George Gibbs Center for Economic Prosperity

Flor⁠i⁠da Today: Gues⁠t⁠ column: Fla. bus⁠i⁠ness cl⁠i⁠ma⁠t⁠e’s b⁠i⁠g flaw: occupa⁠t⁠⁠i⁠onal l⁠i⁠cens⁠i⁠ng, regula⁠t⁠⁠i⁠on

By: The James Madison Institute / 2014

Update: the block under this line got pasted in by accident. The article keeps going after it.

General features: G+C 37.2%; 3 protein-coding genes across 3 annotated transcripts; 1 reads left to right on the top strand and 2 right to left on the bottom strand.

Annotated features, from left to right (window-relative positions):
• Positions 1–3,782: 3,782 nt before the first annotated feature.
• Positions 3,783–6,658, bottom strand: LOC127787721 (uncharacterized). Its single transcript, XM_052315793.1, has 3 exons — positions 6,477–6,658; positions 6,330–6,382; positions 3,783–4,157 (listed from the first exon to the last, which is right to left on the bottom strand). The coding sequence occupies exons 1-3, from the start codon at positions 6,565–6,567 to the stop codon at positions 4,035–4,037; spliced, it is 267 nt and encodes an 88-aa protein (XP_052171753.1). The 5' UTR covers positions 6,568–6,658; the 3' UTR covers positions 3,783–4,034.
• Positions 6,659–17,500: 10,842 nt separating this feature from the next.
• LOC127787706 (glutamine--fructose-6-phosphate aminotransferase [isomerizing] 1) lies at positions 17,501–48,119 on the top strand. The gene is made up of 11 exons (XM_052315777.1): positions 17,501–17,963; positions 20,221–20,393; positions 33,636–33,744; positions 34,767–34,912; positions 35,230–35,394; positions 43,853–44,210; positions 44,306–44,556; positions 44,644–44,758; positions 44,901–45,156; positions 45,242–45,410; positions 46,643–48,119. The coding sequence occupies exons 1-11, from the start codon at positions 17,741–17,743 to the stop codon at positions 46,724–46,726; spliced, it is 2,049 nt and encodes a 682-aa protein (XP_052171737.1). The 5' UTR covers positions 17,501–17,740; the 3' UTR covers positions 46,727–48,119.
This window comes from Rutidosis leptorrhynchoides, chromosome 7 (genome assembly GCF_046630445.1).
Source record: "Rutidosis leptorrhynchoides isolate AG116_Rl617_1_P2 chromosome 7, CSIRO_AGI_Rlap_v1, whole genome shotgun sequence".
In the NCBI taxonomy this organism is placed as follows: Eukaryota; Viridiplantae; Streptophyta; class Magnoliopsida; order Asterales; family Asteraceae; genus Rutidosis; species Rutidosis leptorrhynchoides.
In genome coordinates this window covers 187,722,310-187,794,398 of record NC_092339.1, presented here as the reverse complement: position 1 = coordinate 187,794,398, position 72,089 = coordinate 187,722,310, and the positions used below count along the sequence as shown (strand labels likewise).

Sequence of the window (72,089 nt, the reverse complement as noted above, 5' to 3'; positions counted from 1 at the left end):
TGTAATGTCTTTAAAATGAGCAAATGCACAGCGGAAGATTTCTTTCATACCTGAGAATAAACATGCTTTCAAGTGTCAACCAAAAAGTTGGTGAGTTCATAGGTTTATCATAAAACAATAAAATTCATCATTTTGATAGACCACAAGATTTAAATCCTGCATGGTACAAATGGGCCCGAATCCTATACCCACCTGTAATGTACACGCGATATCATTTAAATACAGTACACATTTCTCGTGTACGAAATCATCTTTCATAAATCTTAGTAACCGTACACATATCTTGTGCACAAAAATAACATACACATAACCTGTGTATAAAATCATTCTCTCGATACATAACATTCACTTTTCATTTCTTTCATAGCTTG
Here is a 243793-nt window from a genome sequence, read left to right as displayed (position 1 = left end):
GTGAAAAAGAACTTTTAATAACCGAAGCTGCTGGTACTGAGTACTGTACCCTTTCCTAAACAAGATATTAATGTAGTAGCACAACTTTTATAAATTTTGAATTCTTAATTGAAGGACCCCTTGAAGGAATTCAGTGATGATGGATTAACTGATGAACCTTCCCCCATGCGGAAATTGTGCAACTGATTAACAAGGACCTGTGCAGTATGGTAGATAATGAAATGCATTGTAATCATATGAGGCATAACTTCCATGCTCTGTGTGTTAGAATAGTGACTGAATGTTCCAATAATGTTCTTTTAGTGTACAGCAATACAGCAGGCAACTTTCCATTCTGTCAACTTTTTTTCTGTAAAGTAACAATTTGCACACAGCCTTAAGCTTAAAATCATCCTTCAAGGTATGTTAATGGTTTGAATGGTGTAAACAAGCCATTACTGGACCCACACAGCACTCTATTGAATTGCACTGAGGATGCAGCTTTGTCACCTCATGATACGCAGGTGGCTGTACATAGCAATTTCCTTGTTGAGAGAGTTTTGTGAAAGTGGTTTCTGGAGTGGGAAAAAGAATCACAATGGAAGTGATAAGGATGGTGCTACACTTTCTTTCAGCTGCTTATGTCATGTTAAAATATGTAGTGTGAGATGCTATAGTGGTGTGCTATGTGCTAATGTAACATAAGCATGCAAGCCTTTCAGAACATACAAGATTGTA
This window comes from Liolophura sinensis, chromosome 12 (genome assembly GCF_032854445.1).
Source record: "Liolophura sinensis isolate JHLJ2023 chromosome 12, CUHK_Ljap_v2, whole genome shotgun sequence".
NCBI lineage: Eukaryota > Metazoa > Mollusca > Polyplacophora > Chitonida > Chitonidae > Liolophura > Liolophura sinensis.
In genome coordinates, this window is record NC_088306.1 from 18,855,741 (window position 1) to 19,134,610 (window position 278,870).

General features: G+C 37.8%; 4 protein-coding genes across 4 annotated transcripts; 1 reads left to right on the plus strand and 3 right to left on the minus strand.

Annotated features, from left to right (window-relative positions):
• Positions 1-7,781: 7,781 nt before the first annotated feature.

In recent years, thousands of Americans have moved from states plagued by high taxes and stifling regulations to states such as Florida and Texas, where entrepreneurship is encouraged and residents get to keep more of what they earn.Even so, a study newly released by The Institute for Justice (IJ) and The James Madison Institute (JMI) titled, “Florida’s ‘Dirty Dozen:’ Twelve Repealers That Can Boost Business, Create Jobs, and Change Florida’s Economic Policy for the Better,” highlights an area ripe for reform. Florida should change its occupational licensing and regulation to benefit career seekers and consumers.Consider, for instance, the plight of an ambitious young woman we’ll call “Maria.” She’s a recent high school graduate. Her goal in life is to pursue a craft that she has learned to love: doing hairstyling and makeup.Maria’s goals include eventually opening her own salon. Yet she’s also realistic. Although she has practiced her craft, cutting hair and giving makeup tips to friends and family, she knows she’ll need more training.But imagine her surprise when she learns she must undergo 1,200 hours of instruction at a beauty school, where the cost for tuition, fees, books and supplies — at one of Florida’s least expensive providers — tops $16,425. Pursuing her dream means going into debt to pay for training far in excess of what reasonably should be required.Preserving such obstacles is probably popular among those already working in that field because it excludes potential competitors. No doubt it’s also popular among the schools that provide the requisite hundreds of hours of instruction.At the same time, it’s a disadvantage not only to aspiring cosmetologists, but also to consumers who see prices inflated and their choices diminished.Unfortunately, in Florida, these kinds of career-entry obstacles are not unique to cosmetology. In fact, they extend across a wide array of occupations. This new study highlights a “dirty dozen” that IJ regards as among the worst.JMI, which for many years has battled the kinds of regulatory overkill that mar Florida’s otherwise excellent business climate, agrees that the issue deserves immediate attention from the Legislature.Mind you, neither JMI nor IJ opposes reasonable laws, rules, and regulations to protect the public’s health and safety. Nobody’s freedom is unreasonably impaired, for instance, when dangerous substances are banned from use in our everyday products.Unfortunately, governments too often go far beyond what’s necessary to protect the public’s health and safety. Nowhere is this more evident than in the regulation of various occupations.Indeed, public officials too often use “safeguarding the public health” or “protecting consumers” as a pretext for allowing entrenched interests to create obstacles for potential competitors, thereby gaining an unfair advantage in what ought to be a free marketplace.Other groups are monitoring Florida and are keenly aware of the negative impact of these types of regulations. The Mercatus Center at Virginia’s George Mason University recently published a paper outlining such issues in Florida.The Mercatus report highlights a need to reassess Florida’s regulatory processes to ensure that new regulations don’t inhibit our state’s attractiveness to individuals and businesses. As the Mercatus study notes:“If a regulatory action does not address a clear problem, then the action is unlikely to fix any problem (and may create more problems). And if alternatives are not formally considered, it is difficult to conclude that the chosen regulatory approach will accomplish the intended outcome and will do so at the least cost.”The Mercatus analysis includes more than a dozen studies of occupational licensing and regulations. In nearly every case, the prices of goods or services supplied by the profession increased — sometimes as much as 100 percent — as a result of regulation.This strongly suggests a need to reassess the processes that lawmakers use in dealing with occupational licensing and regulations. Too often, the current processes lead to overreaching regulations that stifle entrepreneurship, raise the cost of living, and makes it harder for ambitious young people such as “Maria” to achieve their goals.